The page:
A stronger stand on student health: Junk food out, recess in
■ The medical community can play an important role in helping schools achieve goals that include fighting obesity and curbing tobacco use.
By Susan J. Landers — Posted Nov. 12, 2007
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Washington -- Schools are stepping up to the plate and removing many of the high-fat and high-sugar items that have been served for years and, many believe, contribute to the nation's obesity epidemic.
Cookies are disappearing from school vending machines and water is taking soda's place as an offering, according to a study released by the Centers for Disease Control and Prevention Oct. 19. It was published in the October Journal of School Health.
The CDC's School Health Policies and Programs Study 2006, or SHPPS, found the number of schools selling water in vending machines or school stores increased from about 30% in 2000, when the survey was last done, to 46% in 2006.
Also, recess and physical education are making a comeback. States that require recess in elementary schools increased from 4% in 2000 to 12% in 2006, according to the study.
This combination of lower fat and sugar intake and more physical activity may help trim pounds from the collective student body, say public health experts. In the past 30 years, the prevalence of obesity has doubled among children ages 2-5 and 12-19 and tripled for children ages 6-11, according to the Institute of Medicine.
Childhood obesity is cited as a risk factor for many diseases, including early-onset diabetes and hypertension, lending urgency to the quest for effective intervention. The AMA has been among the groups hosting meetings on obesity and has adopted policies to encourage physicians to promote good school nutrition and exercise programs and help young patients achieve an appropriate weight.
CDC leaders point to progress made in the six years since the last study was published. "Our goal with this report is to provide health and education officials with useful information that will help them develop and improve programs that can have significant benefit for our school-age children," said CDC Director Julie L. Gerberding, MD, MPH.
"If we want to build on the improvements that schools have made over the past six years, we need to involve many people and programs," said Howell Wechsler, EdD, MPH, director of the CDC's Division of Adolescent and School Health.
A broad look at health
The study went beyond nutrition and physical education to include information on tobacco and alcohol use, mental health services and the prevention of bullying. SHPPS has been conducted every six years since 1994. For the 2006 study, questionnaires were completed by state education agencies in all 50 states plus the District of Columbia, as well as by a representative sample of the nation's school districts and elementary, middle and high schools.
Given the numbers of schools in the nation -- 120,000 -- and students -- 53 million -- their significance as a measure of a community's health often has been overlooked, some physicians said.
"There is a disconnect," said Linda Grant, MD, MPH, an adolescent medicine specialist at Boston Medical Center in Massachusetts. "To me the village is in parallel play mode. People are working in their offices trying to deal with obesity, the schools are trying to deal with obesity, or any number of health issues, but what they are not doing necessarily is cooperative play. So you are missing the synergy of working together."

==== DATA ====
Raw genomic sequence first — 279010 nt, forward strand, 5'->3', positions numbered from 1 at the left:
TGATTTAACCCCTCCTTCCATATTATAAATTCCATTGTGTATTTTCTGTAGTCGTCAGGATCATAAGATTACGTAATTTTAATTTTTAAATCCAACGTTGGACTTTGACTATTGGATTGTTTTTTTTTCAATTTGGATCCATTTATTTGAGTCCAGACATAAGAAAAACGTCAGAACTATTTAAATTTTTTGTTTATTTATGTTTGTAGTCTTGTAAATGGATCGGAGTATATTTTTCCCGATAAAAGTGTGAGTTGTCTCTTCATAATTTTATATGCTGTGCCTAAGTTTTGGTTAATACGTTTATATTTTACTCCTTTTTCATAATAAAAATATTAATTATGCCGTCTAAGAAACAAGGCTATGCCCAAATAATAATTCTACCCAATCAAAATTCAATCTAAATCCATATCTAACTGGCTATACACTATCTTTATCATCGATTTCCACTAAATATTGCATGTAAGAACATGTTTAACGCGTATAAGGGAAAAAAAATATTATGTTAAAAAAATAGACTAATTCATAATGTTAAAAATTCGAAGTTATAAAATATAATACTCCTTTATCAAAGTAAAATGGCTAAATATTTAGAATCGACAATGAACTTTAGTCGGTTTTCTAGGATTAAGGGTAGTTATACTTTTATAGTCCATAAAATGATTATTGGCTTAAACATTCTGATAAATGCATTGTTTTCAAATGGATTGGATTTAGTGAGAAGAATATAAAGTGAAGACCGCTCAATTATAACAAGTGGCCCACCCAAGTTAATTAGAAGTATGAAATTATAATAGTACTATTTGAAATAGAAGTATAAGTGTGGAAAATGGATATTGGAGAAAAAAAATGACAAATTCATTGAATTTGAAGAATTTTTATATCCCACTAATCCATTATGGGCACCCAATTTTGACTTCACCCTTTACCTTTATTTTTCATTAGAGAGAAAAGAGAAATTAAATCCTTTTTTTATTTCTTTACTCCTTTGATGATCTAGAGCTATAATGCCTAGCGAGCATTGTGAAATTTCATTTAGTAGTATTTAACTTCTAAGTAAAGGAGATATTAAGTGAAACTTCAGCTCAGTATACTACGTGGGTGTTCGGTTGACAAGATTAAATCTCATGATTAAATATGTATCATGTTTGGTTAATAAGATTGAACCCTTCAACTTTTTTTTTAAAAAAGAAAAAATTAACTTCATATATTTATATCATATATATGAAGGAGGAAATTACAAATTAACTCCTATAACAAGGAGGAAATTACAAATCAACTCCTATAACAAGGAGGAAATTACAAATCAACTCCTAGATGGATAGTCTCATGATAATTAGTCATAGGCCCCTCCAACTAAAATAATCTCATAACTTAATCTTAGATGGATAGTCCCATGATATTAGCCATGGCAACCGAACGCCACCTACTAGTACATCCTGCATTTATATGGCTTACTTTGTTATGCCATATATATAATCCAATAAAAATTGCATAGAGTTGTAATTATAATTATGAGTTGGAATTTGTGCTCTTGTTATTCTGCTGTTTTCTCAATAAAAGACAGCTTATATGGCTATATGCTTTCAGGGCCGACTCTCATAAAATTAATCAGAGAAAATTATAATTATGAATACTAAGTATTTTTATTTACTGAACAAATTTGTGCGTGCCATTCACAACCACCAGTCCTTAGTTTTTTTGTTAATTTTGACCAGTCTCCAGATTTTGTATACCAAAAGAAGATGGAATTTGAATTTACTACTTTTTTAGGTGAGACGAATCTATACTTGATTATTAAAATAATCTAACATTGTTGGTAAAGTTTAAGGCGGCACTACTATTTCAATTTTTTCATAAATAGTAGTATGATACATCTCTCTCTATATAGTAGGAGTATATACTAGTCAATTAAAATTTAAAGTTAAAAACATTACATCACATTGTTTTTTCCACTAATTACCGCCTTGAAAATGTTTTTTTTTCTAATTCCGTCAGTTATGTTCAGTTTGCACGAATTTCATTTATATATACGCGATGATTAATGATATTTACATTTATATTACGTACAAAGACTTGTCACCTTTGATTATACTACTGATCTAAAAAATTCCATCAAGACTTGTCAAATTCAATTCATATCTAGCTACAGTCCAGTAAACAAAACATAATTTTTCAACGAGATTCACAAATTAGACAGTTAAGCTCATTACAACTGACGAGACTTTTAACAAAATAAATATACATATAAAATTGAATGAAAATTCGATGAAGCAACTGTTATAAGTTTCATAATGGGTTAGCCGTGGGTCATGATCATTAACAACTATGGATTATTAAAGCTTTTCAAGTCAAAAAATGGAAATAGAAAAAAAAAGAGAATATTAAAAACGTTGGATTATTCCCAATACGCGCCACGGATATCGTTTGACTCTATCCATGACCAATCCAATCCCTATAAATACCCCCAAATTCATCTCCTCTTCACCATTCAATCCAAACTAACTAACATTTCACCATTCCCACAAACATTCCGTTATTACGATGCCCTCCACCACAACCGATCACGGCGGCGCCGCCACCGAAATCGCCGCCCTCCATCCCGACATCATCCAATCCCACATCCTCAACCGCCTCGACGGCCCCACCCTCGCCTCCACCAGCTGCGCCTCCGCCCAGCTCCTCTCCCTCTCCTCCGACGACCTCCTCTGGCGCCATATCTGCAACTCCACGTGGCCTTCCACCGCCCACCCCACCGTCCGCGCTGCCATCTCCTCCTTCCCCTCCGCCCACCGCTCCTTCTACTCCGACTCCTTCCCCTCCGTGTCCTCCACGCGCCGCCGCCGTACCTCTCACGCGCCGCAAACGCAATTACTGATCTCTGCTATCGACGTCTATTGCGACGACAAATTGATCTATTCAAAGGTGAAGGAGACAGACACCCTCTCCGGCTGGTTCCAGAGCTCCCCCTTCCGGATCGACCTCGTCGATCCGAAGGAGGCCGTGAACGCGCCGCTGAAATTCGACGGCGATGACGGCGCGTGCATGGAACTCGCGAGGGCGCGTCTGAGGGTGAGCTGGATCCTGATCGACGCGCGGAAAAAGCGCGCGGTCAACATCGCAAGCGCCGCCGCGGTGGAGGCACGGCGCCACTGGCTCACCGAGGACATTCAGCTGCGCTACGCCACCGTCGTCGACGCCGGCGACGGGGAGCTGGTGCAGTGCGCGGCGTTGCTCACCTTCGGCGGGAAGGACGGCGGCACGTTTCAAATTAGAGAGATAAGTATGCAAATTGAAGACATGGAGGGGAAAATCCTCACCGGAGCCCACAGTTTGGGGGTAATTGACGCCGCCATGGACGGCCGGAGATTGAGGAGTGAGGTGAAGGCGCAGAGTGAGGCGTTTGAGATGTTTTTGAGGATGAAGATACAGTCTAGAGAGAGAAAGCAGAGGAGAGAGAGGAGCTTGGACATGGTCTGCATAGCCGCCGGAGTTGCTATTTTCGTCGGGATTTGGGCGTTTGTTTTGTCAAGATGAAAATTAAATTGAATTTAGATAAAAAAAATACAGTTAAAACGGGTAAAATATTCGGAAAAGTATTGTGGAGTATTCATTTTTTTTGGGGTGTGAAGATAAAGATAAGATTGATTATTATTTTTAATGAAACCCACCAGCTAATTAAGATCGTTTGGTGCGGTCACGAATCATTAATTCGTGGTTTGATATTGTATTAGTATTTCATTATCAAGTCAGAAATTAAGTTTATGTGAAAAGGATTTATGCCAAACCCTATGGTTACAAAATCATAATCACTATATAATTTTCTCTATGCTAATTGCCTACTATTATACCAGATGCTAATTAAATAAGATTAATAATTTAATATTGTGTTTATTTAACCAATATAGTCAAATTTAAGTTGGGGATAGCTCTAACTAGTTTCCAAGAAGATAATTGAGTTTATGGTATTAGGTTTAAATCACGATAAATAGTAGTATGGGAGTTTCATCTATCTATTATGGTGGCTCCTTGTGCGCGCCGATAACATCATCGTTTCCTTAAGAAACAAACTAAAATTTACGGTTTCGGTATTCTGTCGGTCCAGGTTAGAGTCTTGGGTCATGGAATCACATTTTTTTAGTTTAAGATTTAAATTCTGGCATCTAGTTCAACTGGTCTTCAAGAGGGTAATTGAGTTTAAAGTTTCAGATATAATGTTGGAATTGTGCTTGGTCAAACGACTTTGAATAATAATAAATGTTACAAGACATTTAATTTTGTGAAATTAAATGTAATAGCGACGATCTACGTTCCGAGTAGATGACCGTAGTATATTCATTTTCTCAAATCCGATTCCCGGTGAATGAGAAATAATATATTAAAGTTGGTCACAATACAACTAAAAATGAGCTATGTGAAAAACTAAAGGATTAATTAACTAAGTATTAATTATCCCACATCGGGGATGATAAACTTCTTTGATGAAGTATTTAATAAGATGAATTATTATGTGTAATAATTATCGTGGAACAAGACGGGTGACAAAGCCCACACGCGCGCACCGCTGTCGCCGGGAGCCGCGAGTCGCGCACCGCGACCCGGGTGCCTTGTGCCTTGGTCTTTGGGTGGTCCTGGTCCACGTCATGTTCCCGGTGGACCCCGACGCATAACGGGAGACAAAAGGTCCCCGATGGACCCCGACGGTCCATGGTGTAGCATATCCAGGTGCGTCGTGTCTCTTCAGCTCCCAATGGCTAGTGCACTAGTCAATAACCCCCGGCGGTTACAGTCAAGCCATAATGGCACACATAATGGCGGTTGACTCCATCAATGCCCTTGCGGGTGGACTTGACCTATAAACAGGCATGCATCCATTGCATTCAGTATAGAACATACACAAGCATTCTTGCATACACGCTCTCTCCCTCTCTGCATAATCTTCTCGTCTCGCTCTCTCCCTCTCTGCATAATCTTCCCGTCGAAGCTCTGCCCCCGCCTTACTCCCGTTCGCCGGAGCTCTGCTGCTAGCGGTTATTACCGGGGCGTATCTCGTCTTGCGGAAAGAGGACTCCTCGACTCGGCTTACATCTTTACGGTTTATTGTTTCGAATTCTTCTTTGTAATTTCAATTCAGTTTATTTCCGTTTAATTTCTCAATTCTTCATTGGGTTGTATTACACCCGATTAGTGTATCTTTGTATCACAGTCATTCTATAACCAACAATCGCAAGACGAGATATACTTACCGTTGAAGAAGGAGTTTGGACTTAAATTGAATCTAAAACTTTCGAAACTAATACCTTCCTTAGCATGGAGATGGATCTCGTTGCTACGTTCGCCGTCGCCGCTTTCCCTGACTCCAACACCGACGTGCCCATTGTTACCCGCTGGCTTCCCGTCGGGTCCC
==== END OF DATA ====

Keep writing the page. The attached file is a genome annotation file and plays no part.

Jeffrey Lamont, MD, a physician at Marshfield Clinic, a large multi-specialty group practice in Wisconsin, did not remain on a separate track but jumped right into the fray when he ran for the Wausau school board in 2000. He served for six years, including two as president.
"The issue is 'Practice what you preach,' " he said. "If you are trying to promote a healthy lifestyle and at the same time you have vending machines giving a very different message, that is something that does influence children."
The learning that goes on in schools should include health and fitness, noted AMA President Ron Davis, MD. Plus, he noted, "Learning is enhanced when people are healthy and physically fit."
Physicians can play an important role in communicating with schools and parents and grandparents, as well as professionals, Dr. Davis said. "While it's great to see progress, there is much work that needs to be done and a lot of questions that need to be answered to make sure the progress we are seeing is substantive." For example, what type of physical education programs are offered in schools? Are they intensive enough to boost heart rates to optimal levels?
Such questions can be brought to a community's school board. Physicians who care about their communities and the well-being of children have a right to be heard at these meetings, Dr. Lamont said. "Because school board members are elected, they are very interested in what their constituents are thinking."
Also, many school districts have established health councils, which were recently mandated by the U.S. Dept. of Agriculture, said Marcia Rubin, PhD, MPH, director of the research and sponsored programs division at the School Health Assn., a Kent, Ohio-based multidisciplinary group of physicians, nurses and others concerned about schools. "Any physician interested in the health and well-being of young people would find that time spent in a meeting of the district health council would be invaluable and provide a better understanding of what the issues are."